Thursday, June 14, 2007
Posted by Jeff Lipshaw (USGA Handicap Index: 19.2)
Today begins the U.S. Open at Oakmont, and I happened to pick up the June 2007 edition of Golf Digest, which for some reason is being delivered to a golf pro named "Ronald Lipshaw" at my address here in Michigan. I don't know who he is. I am not one of those people who believes golf is the ultimate metaphor for life, but I'm close. Observations:
1. There is an interview with Arnold Palmer. Here is the first thing he says: "My whole career, I never missed a tee time. Not once, which I suppose is saying a lot for a career that's spanned 60 years and thousands of rounds of golf. Now, for many years I've had a recurring dream that I miss my tee time. In the dream there's no consequence because I wake up abruptly. You can't imagine the relief, realizing that it was just a dream. Now that I'm retired, I'm hoping to hell that dream will go away." I never missed an exam or a class, but thirty years post school, I am still having the recurring dream that I have forgotten to go to a math class for the entire semester, and am facing the final exam. Arnold says a little later: "I was scared to lose. Just terrified of it." How many of us Type-As are more motivated by the stick of losing or failing than the carrot of winning or succeeding?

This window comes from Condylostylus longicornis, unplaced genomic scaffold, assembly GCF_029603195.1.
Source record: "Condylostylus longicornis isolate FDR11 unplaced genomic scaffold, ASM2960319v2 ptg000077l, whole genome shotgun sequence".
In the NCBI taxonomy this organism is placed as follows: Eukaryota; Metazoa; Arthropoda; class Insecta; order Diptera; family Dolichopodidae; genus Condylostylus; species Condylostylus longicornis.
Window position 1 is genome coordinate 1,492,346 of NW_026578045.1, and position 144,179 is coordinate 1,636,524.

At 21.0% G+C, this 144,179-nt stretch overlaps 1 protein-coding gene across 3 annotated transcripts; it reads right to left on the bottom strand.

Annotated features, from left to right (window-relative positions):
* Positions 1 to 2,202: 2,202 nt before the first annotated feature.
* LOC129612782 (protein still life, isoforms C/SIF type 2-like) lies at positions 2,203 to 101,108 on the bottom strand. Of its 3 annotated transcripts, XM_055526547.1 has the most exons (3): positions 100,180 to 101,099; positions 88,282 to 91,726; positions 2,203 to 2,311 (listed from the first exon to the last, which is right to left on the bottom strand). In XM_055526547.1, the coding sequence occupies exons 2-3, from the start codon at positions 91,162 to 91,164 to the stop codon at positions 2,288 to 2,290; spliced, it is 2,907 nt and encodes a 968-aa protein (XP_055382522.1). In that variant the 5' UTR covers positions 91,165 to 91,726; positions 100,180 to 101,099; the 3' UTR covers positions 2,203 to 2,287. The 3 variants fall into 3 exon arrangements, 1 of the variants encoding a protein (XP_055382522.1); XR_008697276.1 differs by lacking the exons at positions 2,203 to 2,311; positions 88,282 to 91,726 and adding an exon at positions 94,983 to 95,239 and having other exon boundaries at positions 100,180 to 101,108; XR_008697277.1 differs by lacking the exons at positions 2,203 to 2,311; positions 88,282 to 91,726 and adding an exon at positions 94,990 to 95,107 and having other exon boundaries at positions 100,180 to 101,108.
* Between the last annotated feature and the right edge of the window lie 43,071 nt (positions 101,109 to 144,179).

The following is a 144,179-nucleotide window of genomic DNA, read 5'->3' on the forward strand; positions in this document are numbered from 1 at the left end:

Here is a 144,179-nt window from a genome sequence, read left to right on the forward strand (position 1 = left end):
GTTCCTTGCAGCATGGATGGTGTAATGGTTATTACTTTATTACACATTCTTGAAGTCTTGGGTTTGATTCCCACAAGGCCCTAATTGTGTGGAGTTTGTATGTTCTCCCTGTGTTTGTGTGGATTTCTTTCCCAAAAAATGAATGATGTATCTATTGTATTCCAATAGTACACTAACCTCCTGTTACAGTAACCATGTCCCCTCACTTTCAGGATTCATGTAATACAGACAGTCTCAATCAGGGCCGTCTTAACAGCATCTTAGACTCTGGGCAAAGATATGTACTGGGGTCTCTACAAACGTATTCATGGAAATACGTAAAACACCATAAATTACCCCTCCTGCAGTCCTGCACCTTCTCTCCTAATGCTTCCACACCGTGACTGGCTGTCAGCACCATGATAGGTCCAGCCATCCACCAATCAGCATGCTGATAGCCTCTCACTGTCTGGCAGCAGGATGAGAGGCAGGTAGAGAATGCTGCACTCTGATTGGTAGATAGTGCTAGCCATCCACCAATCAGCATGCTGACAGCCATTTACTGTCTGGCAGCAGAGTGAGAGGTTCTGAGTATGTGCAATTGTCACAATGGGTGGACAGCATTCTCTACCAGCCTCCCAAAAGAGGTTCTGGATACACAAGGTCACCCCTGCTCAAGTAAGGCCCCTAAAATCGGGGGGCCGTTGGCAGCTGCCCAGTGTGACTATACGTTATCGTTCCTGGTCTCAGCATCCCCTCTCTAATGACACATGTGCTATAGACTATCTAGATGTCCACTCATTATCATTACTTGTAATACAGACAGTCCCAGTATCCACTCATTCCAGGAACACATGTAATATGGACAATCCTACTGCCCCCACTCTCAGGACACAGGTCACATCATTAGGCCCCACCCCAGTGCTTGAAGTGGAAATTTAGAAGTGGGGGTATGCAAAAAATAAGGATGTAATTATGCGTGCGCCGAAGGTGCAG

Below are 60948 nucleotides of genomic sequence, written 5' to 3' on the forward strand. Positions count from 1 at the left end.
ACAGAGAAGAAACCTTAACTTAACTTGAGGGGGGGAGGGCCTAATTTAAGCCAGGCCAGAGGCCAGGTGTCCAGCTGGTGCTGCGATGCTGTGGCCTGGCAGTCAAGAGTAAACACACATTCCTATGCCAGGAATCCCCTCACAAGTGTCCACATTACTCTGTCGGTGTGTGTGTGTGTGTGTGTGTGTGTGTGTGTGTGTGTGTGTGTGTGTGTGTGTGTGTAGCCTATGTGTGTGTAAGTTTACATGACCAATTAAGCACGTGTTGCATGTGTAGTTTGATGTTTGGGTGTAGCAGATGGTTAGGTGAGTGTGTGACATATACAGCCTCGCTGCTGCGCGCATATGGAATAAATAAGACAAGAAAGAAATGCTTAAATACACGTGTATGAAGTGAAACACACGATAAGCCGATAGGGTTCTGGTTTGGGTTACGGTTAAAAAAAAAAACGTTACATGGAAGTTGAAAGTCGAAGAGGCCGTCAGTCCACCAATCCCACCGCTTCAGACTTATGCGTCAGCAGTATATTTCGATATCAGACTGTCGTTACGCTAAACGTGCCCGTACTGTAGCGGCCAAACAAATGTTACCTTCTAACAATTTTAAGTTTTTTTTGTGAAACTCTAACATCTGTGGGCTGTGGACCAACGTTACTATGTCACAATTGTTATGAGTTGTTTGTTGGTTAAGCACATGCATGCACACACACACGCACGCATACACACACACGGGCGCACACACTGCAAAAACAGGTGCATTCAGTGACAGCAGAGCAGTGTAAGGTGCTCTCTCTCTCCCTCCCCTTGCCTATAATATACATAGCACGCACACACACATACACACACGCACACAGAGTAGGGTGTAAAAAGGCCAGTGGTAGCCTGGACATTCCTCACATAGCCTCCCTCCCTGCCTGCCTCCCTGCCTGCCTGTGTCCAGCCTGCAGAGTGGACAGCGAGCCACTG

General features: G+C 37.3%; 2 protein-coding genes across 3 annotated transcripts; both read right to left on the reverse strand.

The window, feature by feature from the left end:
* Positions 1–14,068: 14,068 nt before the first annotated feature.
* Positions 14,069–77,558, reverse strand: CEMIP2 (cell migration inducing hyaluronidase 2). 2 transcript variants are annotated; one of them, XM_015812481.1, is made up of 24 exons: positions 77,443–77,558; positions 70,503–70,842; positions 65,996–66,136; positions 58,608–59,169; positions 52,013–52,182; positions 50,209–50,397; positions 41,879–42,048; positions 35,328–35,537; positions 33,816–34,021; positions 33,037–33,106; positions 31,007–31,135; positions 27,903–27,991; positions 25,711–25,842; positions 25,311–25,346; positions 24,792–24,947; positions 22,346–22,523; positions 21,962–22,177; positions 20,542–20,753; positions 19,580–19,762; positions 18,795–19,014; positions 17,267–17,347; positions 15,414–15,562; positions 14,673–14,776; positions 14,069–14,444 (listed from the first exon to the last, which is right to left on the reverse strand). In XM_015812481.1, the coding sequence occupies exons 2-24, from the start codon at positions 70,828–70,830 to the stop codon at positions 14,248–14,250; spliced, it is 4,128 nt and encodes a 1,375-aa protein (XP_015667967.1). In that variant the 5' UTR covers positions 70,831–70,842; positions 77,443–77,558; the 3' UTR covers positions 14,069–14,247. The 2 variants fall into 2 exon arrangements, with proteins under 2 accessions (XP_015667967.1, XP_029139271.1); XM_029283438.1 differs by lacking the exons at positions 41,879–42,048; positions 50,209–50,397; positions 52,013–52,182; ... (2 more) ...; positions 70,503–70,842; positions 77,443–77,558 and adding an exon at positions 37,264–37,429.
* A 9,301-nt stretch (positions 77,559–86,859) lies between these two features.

2. I suppose one of the affinities of golf for lawyers is that there is no game more oriented to rules. One of my favorite books, Missing Links, by Rick Reilly (the Sports Illustrated columnist) has a plot that turns on the difference between touching the sand in a bunker with the business end versus the handle of a bunker rake (it has to do with the rule against testing the surface). Here is Arnold on golf rules: "If you hit a darned good drive but it takes a bad kick and goes out-of-bounds by a foot, it's two strokes [penalty]. Period. If you fan it - miss the ball entirely - it's one stroke. I've never understood that." When I was teaching Secured Transactions, we got to a point where we were discussing the rules on whether a security interest in proceeds continued to be perfected after the twentieth day. The Warren and Walt book has a hypothetical that points out an instance in which you can no longer rely on "policy" or "logic;" the lesson is that sometimes the rule is the rule, and you just have to follow it.